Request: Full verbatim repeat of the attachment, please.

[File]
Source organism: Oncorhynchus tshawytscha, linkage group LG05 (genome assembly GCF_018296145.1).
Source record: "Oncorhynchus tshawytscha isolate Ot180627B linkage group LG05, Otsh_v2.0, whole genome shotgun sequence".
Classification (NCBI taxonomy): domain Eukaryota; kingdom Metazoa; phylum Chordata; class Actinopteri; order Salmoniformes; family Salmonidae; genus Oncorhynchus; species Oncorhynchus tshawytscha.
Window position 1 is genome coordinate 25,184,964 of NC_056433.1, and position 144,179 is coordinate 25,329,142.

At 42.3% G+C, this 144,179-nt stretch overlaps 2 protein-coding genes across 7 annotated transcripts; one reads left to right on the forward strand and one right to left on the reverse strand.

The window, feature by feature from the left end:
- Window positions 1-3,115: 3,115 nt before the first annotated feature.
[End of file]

Source organism: Oncorhynchus tshawytscha, linkage group LG05 (genome assembly GCF_018296145.1).
Source record: "Oncorhynchus tshawytscha isolate Ot180627B linkage group LG05, Otsh_v2.0, whole genome shotgun sequence".
Classification (NCBI taxonomy): domain Eukaryota; kingdom Metazoa; phylum Chordata; class Actinopteri; order Salmoniformes; family Salmonidae; genus Oncorhynchus; species Oncorhynchus tshawytscha.
Window position 1 is genome coordinate 25,184,964 of NC_056433.1, and position 144,179 is coordinate 25,329,142.

At 42.3% G+C, this 144,179-nt stretch overlaps 2 protein-coding genes across 7 annotated transcripts; one reads left to right on the forward strand and one right to left on the reverse strand.

The window, feature by feature from the left end:
- Window positions 1-3,115: 3,115 nt before the first annotated feature.